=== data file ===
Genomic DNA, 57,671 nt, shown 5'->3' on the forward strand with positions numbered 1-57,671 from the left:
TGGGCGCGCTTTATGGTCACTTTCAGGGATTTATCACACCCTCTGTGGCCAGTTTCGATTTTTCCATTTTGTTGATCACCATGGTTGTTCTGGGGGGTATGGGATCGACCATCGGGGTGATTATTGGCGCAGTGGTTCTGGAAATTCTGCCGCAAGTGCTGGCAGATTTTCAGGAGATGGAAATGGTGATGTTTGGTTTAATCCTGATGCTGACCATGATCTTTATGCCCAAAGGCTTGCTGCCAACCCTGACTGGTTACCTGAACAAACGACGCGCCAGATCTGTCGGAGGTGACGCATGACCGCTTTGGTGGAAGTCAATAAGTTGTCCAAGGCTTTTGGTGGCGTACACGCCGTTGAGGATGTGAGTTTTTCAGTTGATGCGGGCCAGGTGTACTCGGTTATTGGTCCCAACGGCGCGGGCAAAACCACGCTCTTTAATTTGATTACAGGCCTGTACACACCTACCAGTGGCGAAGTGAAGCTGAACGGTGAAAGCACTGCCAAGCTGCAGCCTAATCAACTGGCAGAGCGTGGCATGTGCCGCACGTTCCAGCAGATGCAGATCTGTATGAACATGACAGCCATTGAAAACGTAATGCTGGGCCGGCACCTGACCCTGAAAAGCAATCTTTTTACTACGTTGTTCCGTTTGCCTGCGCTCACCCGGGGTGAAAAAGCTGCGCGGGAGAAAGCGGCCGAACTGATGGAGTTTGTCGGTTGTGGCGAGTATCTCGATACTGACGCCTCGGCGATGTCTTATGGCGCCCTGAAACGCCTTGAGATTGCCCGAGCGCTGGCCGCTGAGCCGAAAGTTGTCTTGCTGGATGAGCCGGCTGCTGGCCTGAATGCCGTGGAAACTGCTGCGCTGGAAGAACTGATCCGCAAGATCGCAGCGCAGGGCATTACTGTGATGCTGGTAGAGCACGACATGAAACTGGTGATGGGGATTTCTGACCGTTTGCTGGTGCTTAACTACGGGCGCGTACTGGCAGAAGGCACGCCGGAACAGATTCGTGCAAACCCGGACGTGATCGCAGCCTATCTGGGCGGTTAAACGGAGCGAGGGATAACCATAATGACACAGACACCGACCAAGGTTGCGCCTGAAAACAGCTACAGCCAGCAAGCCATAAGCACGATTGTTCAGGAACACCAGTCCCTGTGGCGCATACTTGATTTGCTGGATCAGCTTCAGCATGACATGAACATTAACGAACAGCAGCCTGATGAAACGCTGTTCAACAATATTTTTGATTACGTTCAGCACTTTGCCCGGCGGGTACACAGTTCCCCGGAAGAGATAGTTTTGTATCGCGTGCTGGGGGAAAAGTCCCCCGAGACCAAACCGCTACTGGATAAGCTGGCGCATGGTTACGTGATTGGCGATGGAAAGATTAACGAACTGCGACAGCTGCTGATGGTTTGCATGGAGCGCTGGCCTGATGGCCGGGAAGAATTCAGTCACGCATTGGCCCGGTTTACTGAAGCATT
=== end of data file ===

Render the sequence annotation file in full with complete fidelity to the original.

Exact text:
Genomic DNA, 57,671 nt, shown 5'->3' on the forward strand with positions numbered 1-57,671 from the left:
TGGGCGCGCTTTATGGTCACTTTCAGGGATTTATCACACCCTCTGTGGCCAGTTTCGATTTTTCCATTTTGTTGATCACCATGGTTGTTCTGGGGGGTATGGGATCGACCATCGGGGTGATTATTGGCGCAGTGGTTCTGGAAATTCTGCCGCAAGTGCTGGCAGATTTTCAGGAGATGGAAATGGTGATGTTTGGTTTAATCCTGATGCTGACCATGATCTTTATGCCCAAAGGCTTGCTGCCAACCCTGACTGGTTACCTGAACAAACGACGCGCCAGATCTGTCGGAGGTGACGCATGACCGCTTTGGTGGAAGTCAATAAGTTGTCCAAGGCTTTTGGTGGCGTACACGCCGTTGAGGATGTGAGTTTTTCAGTTGATGCGGGCCAGGTGTACTCGGTTATTGGTCCCAACGGCGCGGGCAAAACCACGCTCTTTAATTTGATTACAGGCCTGTACACACCTACCAGTGGCGAAGTGAAGCTGAACGGTGAAAGCACTGCCAAGCTGCAGCCTAATCAACTGGCAGAGCGTGGCATGTGCCGCACGTTCCAGCAGATGCAGATCTGTATGAACATGACAGCCATTGAAAACGTAATGCTGGGCCGGCACCTGACCCTGAAAAGCAATCTTTTTACTACGTTGTTCCGTTTGCCTGCGCTCACCCGGGGTGAAAAAGCTGCGCGGGAGAAAGCGGCCGAACTGATGGAGTTTGTCGGTTGTGGCGAGTATCTCGATACTGACGCCTCGGCGATGTCTTATGGCGCCCTGAAACGCCTTGAGATTGCCCGAGCGCTGGCCGCTGAGCCGAAAGTTGTCTTGCTGGATGAGCCGGCTGCTGGCCTGAATGCCGTGGAAACTGCTGCGCTGGAAGAACTGATCCGCAAGATCGCAGCGCAGGGCATTACTGTGATGCTGGTAGAGCACGACATGAAACTGGTGATGGGGATTTCTGACCGTTTGCTGGTGCTTAACTACGGGCGCGTACTGGCAGAAGGCACGCCGGAACAGATTCGTGCAAACCCGGACGTGATCGCAGCCTATCTGGGCGGTTAAACGGAGCGAGGGATAACCATAATGACACAGACACCGACCAAGGTTGCGCCTGAAAACAGCTACAGCCAGCAAGCCATAAGCACGATTGTTCAGGAACACCAGTCCCTGTGGCGCATACTTGATTTGCTGGATCAGCTTCAGCATGACATGAACATTAACGAACAGCAGCCTGATGAAACGCTGTTCAACAATATTTTTGATTACGTTCAGCACTTTGCCCGGCGGGTACACAGTTCCCCGGAAGAGATAGTTTTGTATCGCGTGCTGGGGGAAAAGTCCCCCGAGACCAAACCGCTACTGGATAAGCTGGCGCATGGTTACGTGATTGGCGATGGAAAGATTAACGAACTGCGACAGCTGCTGATGGTTTGCATGGAGCGCTGGCCTGATGGCCGGGAAGAATTCAGTCACGCATTGGCCCGGTTTACTGAAGCATT